Medical representatives visit all of the local doctors and are happy to help with promoting the rural hospitals, especially if they are allowed to enroll patients for insurance programs, etc.

The local Churches and social service organizations willingly help arrange diagnostic camps and get involved in the treatment of patients. We were surprised to find, even in rural areas, that we can use the local shops and internet cafes to enroll patients for health care plans.

USE OF DIRECT OUTREACH PROGRAMS

The diagnostic camp model (3, 4) is an excellent way of getting surgical patients referred to the rural hospitals. Many rural patients do not have the opportunity for diagnostic procedures like ultrasound examination and scopies. If these procedures are made available at the doorsteps, they help in diagnosis and referral of patients (see figure 1). We found that almost three fourths of the surgical patients referred to the hospital were diagnosed for the first time with these procedures, in the remote villages.

people outside of their house

Gathering data from the doorsteps using focus group discussion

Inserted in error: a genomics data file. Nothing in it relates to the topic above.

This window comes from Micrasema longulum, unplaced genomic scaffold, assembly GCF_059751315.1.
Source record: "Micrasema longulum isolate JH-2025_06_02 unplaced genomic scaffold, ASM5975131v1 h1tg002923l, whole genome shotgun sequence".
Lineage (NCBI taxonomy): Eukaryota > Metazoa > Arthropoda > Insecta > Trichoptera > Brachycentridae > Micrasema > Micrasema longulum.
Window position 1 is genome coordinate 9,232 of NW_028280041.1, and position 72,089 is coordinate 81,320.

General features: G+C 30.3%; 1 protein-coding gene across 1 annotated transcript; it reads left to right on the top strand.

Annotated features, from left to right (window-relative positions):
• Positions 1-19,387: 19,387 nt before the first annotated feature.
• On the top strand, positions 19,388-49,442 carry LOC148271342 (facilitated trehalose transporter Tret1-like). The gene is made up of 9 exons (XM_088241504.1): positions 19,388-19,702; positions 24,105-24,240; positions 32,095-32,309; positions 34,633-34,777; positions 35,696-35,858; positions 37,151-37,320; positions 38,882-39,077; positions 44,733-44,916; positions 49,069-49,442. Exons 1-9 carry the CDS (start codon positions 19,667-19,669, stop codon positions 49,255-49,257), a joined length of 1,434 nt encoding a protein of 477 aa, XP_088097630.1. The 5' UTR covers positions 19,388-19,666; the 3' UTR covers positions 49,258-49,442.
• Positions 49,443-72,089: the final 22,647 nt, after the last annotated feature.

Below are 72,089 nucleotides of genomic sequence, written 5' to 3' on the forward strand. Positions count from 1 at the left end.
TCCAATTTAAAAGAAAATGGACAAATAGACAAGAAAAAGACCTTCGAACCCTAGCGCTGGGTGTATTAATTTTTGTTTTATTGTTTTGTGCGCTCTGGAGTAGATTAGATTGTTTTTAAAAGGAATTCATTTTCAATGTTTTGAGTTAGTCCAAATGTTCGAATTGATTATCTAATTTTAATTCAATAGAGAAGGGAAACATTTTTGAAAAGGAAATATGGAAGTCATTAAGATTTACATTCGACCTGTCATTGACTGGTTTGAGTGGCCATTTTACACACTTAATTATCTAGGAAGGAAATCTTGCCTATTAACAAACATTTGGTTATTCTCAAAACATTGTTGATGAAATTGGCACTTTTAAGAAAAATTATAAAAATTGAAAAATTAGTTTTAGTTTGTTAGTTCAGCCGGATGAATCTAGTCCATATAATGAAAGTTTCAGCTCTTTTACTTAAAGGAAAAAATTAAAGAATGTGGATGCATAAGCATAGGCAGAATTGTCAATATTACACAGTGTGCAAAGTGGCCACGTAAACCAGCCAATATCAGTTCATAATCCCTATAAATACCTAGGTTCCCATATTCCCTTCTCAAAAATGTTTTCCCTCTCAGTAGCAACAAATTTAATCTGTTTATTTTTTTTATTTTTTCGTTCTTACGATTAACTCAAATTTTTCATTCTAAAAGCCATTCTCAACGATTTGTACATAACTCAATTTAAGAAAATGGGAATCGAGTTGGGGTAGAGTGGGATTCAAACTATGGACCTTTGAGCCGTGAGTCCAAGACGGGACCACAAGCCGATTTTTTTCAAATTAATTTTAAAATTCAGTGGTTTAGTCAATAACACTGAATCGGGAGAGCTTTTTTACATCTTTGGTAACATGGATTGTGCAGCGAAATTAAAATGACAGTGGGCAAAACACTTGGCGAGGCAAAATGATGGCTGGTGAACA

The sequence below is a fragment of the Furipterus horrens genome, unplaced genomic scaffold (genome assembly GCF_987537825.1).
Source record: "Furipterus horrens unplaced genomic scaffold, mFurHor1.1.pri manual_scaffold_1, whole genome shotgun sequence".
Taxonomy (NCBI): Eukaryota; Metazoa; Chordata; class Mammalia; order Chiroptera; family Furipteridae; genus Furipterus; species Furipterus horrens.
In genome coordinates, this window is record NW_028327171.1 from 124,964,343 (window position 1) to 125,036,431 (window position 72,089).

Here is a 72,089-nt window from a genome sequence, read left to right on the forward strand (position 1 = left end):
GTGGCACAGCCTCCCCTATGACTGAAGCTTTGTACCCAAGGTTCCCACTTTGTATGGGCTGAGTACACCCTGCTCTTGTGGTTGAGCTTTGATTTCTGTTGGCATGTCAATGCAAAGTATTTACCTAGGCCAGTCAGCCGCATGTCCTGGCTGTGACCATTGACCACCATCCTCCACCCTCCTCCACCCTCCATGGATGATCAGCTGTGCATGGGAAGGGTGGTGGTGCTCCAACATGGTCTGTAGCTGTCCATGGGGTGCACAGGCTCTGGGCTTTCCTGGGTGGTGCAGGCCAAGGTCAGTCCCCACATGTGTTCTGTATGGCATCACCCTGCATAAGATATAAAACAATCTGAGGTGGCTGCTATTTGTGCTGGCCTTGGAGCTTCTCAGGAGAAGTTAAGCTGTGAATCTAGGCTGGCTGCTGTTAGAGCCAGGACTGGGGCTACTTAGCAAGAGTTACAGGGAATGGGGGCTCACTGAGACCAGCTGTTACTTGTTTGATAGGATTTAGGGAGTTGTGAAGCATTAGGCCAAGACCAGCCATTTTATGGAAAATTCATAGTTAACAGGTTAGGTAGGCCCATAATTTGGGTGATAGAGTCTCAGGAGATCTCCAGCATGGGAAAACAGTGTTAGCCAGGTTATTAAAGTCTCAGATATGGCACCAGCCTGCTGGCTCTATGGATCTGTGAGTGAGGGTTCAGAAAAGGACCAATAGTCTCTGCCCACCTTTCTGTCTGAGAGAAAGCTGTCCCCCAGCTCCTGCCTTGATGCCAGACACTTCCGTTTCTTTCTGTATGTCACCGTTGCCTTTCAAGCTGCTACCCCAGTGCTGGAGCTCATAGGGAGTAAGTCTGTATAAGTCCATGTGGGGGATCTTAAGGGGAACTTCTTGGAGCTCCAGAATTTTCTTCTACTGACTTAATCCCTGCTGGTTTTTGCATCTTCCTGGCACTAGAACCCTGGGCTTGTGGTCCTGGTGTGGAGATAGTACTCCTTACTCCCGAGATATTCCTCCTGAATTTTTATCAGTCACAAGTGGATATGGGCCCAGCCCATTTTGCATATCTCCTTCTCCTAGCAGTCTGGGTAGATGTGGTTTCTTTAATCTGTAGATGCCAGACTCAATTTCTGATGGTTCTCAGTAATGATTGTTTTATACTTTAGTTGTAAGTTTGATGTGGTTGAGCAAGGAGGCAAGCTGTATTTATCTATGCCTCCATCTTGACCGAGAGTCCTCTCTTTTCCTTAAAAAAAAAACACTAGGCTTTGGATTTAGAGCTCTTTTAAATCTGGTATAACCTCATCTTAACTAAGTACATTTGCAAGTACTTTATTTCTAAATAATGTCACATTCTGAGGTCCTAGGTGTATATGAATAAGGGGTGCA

Health education that we provided to the relatives of the patient through computer disks, calendars, health education materials and live relays of surgeries also helped our hospital to get more surgical patients. Writing health education articles in the local newspapers and magazines contributed to more awareness and referrals for surgery, as well.
watching tv

Live relay of surgeries reaches the population directly

SOME OBSERVATIONS

  1. Offering services that are not available elsewhere attracts many patients. The mission hospital in a small village called Alipur, near Silchar, was the first to offer laparoscopic surgeries, vaporization surgeries, etc. in Northeast India in the late nineties and early millennium. There, the number of surgical procedures carried out every year has increased from less than 100 to over 5,000 a year.
  2. According to the analysis of the exit interviews, every satisfied patient sent a minimum of one new patient to the hospital within three years.
  3. The main concern of the poor patients is cost, and people will flock to the places offering high-quality care at an affordable cost.